A few years ago, people would turn to the media to learn the news. With the advent of social media, information reaches us through our virtual connections and contextual-oriented search-engine systems. People consider more trustworthy a message that comes from external advocates; these influencers don’t necessarily need to have hordes of followers. As another social media expert, Michael Brito argues, the secret of a successful influencer engagement strategy is to involve people who already love the brand and, as a consequence, need no incentives to spread the word within their networks. His analysis of the new social business model provides valuable tips on how to earn long-term market success.                                

     v.  Social media engagement is a round-trip ticket.

     As mentioned above, many companies fail to determine which specific communication goals their social media plan is set to pursue, making impossible for them to assess the plan’s success. Even when they set goals, companies sometimes neglect to monitor the receiver’s feedback. Solis strongly suggests companies to analyze people’s online reactions towards corporate efforts for customer engagement, so that the latter can be improved.

Case Study: The Greek National Tourism Organization

     Solis enlisted search engine portals that can help companies track discussions about their brands. I explored some suggested sites to monitor conversations about Greece as a travel destination. A research on Google blogsearch, Backtype, and Technocrati identified popular travel websites and blogs, such as TripAdvisor, Travelocity, Hotwire, Hotel.com.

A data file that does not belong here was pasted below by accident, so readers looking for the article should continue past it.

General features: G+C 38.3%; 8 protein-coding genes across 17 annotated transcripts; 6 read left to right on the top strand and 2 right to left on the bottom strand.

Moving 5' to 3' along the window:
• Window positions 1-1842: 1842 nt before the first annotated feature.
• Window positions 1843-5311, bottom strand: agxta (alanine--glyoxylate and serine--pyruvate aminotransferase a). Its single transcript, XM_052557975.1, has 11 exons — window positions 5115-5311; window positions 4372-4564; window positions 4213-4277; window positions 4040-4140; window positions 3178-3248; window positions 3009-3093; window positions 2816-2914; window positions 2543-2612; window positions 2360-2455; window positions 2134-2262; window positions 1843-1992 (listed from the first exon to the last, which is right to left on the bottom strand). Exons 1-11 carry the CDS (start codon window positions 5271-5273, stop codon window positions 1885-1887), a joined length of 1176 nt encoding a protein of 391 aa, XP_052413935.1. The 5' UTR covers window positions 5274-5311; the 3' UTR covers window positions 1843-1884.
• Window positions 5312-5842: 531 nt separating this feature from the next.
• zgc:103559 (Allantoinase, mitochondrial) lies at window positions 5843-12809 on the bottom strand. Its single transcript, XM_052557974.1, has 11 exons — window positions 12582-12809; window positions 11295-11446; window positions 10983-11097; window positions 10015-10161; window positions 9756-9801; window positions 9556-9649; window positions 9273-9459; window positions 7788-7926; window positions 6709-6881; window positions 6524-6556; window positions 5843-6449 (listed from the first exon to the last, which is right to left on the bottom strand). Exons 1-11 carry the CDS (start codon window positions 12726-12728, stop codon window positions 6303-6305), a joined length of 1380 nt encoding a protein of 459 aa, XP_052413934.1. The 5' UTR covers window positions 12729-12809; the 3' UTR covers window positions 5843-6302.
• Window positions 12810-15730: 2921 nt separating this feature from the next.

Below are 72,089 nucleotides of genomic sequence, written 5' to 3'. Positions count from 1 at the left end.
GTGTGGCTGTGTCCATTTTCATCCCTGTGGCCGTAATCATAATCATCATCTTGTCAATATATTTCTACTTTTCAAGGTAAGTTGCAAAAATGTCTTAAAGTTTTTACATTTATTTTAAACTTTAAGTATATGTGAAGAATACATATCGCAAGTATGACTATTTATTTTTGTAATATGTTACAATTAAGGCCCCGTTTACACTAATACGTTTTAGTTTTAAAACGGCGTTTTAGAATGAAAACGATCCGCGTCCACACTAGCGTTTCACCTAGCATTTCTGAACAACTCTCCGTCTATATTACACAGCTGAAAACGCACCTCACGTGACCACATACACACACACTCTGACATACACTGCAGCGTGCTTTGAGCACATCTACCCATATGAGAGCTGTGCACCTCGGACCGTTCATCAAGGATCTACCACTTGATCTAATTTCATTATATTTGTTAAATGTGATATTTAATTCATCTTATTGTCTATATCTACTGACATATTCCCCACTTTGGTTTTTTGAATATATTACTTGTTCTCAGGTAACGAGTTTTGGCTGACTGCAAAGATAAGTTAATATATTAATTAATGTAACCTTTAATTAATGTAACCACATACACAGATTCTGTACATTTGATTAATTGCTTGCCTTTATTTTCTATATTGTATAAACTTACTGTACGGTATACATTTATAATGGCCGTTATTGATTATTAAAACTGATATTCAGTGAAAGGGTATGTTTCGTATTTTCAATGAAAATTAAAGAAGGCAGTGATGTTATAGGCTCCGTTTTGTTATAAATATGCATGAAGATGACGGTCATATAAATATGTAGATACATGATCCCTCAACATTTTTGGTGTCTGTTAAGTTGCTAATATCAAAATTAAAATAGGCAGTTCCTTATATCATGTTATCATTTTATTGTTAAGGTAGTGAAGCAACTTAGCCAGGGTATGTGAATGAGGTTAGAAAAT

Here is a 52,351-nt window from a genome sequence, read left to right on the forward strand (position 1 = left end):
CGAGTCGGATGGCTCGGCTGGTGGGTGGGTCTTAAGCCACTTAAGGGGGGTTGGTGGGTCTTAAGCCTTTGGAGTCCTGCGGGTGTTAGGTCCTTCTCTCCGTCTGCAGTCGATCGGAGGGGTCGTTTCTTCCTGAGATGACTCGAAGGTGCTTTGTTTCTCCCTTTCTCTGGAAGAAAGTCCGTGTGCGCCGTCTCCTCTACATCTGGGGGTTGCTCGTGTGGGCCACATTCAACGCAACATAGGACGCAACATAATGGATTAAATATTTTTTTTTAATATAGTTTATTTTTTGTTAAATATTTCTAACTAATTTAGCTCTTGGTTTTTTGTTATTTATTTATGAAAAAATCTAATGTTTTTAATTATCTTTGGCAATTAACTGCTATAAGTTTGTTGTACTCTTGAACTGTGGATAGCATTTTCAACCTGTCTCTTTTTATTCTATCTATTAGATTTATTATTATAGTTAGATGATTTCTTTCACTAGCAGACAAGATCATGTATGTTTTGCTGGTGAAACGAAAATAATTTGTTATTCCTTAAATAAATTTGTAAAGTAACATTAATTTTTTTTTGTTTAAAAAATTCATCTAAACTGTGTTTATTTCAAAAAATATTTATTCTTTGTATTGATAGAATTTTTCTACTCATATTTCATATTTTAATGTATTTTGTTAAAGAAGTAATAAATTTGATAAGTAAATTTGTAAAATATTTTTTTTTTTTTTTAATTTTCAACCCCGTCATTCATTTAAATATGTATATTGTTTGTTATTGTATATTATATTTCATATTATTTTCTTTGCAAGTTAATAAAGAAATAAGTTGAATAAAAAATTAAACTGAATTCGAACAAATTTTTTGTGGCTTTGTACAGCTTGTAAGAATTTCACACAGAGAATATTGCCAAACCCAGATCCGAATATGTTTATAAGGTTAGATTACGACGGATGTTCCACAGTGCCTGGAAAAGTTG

General discussions about Greece are overwhelmingly absorbed by the ongoing debate on the Greek financial crisis. Travel blogs, in contrast, draw a more positive image. Visitors report favorable reviews and post rich web content about their visits. The main concern voiced by those who consider visiting Greece is the lack of an online source that would help them organize their trip and would respond to the numerous questions that they post in the blogosphere. This underscores the need for GNTO to design a comprehensive online travel guide that will provide all kinds of travel information and assistance to both prospective visitors and tourists during their visits in Greece. A social media team needs to track all the relevant questions on a daily basis and drive the discussions from external blogs to GNTO’s blog.

     The monitoring also identified people who have posted up to 30.000 social media objects about Greece in travel blogs over the past 8 years. These self-motivated people can use their knowledge and passion to bring  priceless contribution as guest bloggers, responding to questions, sharing experiences, and advocating for Greece.

     Finally, Google Adwords identified terms to be used in tags and descriptions of social media content, including: “Hotels”, “Where to travel to”, “Island”, as well as “About Greece”, “Travel Europe”, “Grecia”,“Griechenland” and others, depending on the topic.

[ Image Credits: “Engage!” (Brian Solis) ; “Now WE give the news!” (AP/EduardoVertugo); “Greece”: (GNTO/Skoulas) ]

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This entry was published on May 27, 2012 at 10:38 pm. It’s filed under Social and Digital Media JHU and tagged , , , , , , , , , , , , , , , , . Bookmark the permalink. Follow any comments here with the RSS feed for this post.